Thirty-six years later, my checking behaviour continues—only it’s no longer brat pack centrefolds that consume me. Checking is a common OCD ritual, right up there with counting, tapping, cleaning, and handwashing. It’s also what people often, mistakenly, think all forms of OCD look like. In the US, nearly one in 100 people suffer from OCD, with about half of those cases being severe. In Canada, 1 percent of the population will experience an episode. I am one of these Canadians. I lose hours of every day to various checking rituals—making sure my bathtub tap isn’t dripping, or my hair straightener is off, or my apartment door is locked.

Most people with clinical OCD have both obsessions and compulsions, but the compulsions—the counting, the checking, and so on—are typically the focus when the condition appears in entertainment or popular media. Compulsions on screen are often played for laughs, like Parks and Recreation’s Leslie Knope’s fondness for three-ring binders and colour coding or Bill Murray’s baby step–obsessed character in the 1991 film What About Bob? A friend recently sent me a list of celebrities who have OCD, or what journalists think OCD looks like—it included the fact that Cameron Diaz opens doors with her elbows. The Wall Street Journal recently used the headline “We All Need OCD Now” for an article on COVID-19 and the importance of frequent handwashing. Finally, my debilitating mental illness has a timely hook!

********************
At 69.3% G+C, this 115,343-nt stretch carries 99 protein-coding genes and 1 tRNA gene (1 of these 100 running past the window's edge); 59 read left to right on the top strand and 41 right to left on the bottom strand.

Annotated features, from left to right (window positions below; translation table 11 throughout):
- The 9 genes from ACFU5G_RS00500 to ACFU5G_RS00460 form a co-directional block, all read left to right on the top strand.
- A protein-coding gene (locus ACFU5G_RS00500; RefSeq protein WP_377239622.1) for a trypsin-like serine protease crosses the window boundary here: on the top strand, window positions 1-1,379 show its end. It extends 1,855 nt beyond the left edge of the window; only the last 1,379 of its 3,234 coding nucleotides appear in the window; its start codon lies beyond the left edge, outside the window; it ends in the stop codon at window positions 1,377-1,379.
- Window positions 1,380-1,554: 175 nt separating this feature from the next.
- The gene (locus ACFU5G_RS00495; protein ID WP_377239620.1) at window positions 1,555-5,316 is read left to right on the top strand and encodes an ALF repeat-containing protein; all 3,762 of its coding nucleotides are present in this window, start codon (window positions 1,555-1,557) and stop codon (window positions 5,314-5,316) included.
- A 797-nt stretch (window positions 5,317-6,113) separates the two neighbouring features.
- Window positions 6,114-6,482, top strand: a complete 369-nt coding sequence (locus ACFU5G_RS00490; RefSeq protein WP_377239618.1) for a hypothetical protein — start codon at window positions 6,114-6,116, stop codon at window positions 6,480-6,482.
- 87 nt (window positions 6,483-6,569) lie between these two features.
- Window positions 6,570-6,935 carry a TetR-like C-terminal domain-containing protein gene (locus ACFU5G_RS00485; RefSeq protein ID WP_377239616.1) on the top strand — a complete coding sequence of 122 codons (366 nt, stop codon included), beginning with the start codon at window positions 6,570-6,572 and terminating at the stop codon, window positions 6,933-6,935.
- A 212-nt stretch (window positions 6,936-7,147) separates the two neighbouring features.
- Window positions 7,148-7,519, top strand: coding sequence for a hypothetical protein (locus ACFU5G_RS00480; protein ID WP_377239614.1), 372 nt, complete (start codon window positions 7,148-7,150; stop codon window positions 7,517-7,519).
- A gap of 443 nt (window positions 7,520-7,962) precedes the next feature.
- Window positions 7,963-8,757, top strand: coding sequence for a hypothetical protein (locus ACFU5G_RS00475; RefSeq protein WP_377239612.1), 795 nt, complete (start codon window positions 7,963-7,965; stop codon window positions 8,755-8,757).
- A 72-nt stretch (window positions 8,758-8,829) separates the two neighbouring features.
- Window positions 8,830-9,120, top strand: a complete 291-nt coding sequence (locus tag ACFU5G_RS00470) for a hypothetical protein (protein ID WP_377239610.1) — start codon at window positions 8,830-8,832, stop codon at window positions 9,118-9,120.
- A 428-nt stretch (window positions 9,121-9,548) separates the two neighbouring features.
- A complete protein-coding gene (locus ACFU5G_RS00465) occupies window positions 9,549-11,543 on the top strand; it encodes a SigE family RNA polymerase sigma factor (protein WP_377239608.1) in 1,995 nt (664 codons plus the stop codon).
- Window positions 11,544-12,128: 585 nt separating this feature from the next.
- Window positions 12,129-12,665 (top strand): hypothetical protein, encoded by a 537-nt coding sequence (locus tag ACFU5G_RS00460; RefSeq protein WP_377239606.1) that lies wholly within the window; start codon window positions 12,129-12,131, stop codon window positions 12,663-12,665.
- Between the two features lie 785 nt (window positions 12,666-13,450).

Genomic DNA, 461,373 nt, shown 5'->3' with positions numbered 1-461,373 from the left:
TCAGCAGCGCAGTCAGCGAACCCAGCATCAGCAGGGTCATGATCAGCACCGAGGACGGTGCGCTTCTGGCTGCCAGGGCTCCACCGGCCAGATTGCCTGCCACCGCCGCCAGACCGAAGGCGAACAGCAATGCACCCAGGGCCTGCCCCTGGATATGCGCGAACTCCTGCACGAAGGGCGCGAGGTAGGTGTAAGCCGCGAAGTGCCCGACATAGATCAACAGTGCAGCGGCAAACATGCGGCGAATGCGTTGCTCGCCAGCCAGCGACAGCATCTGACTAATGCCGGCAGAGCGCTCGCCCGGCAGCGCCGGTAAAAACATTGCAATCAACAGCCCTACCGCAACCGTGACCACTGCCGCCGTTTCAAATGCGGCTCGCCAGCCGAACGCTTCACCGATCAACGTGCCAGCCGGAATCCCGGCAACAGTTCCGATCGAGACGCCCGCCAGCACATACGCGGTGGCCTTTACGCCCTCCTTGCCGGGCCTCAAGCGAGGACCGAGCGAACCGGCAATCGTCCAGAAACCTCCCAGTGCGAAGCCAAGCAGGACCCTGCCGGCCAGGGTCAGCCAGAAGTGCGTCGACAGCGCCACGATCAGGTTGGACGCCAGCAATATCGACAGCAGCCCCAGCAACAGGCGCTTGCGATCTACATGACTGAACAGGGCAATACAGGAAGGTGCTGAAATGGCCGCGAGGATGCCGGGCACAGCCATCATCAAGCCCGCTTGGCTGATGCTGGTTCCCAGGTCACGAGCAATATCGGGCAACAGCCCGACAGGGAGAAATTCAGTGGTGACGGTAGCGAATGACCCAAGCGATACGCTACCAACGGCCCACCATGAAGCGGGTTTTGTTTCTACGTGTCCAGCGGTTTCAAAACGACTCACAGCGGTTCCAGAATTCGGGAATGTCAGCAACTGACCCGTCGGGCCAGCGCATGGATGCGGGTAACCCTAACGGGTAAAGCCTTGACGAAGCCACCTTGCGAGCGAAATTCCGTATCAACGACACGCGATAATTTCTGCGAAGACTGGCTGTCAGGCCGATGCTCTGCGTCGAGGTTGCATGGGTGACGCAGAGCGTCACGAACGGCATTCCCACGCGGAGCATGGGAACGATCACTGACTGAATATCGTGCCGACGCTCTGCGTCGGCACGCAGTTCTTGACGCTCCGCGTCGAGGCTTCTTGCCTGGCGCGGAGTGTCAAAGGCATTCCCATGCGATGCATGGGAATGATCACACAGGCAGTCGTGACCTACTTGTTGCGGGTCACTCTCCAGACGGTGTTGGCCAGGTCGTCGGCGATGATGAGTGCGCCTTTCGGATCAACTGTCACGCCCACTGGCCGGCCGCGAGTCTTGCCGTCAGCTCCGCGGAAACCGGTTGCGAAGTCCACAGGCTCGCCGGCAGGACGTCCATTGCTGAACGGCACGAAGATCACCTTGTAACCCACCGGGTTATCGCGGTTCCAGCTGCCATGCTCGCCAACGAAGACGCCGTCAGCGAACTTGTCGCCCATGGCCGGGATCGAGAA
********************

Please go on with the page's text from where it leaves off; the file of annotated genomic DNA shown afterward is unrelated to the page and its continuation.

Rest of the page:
The obsessions—the unbidden thoughts driving the compulsions—are comparatively less discussed. When I try to explain my OCD to people, they don’t understand the fears and anxieties that drive these compulsions or what the repeated actions are meant to accomplish. I don’t check taps because I am really into ornate faucet design. I do it because it is the only way to quiet my brain.